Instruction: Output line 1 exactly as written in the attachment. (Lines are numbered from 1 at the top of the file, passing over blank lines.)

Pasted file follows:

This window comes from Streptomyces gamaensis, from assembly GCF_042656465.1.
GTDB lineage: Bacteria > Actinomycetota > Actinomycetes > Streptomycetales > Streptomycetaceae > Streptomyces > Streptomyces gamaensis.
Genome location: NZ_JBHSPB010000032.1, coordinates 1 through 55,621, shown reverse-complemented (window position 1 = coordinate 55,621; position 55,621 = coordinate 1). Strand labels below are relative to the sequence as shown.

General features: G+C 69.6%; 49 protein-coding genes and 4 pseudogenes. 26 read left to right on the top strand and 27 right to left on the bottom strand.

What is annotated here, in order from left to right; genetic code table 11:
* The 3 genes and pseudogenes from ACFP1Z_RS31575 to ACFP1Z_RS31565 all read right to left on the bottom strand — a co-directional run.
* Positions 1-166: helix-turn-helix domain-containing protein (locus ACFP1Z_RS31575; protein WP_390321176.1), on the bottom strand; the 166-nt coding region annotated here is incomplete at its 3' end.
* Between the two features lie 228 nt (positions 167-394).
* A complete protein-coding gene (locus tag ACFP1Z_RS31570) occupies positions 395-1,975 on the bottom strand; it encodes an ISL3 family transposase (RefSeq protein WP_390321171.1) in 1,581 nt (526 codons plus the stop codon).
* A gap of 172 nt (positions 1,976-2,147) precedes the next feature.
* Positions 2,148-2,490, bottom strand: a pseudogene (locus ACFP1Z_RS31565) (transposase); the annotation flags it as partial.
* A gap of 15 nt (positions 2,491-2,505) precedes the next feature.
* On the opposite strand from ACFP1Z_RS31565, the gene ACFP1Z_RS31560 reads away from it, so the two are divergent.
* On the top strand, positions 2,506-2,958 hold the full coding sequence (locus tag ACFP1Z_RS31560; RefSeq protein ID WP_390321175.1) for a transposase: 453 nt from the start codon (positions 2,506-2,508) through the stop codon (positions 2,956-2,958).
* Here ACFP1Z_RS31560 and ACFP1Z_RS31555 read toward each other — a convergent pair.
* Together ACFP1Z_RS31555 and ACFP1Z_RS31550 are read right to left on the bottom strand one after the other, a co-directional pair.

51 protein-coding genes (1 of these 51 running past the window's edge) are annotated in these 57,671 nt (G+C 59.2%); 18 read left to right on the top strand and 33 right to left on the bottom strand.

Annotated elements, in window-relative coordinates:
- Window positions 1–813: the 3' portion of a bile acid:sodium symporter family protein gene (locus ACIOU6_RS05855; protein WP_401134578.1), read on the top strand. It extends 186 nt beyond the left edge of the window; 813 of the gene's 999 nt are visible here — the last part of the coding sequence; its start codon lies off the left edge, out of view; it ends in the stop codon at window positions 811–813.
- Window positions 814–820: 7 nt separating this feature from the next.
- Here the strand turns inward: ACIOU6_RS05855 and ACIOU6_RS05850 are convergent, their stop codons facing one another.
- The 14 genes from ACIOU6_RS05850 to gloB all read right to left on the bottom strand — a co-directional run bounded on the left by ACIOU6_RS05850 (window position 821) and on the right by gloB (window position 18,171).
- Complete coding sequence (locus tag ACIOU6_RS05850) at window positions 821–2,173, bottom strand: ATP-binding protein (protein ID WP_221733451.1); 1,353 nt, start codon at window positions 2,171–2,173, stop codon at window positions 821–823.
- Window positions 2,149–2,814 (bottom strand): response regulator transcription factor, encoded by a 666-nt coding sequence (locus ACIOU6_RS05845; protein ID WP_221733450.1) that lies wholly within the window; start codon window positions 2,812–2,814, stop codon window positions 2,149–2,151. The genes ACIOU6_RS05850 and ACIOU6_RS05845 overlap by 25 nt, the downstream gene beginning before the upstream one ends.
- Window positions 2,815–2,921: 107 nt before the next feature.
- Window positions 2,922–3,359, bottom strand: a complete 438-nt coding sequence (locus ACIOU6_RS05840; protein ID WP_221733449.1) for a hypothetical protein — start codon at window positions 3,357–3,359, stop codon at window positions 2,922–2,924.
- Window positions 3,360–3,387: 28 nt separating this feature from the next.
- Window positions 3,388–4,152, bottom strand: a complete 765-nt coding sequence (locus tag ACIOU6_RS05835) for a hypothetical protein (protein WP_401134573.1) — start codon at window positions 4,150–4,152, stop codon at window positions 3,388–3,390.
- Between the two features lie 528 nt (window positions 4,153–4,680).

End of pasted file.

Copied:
This window comes from Streptomyces gamaensis, from assembly GCF_042656465.1.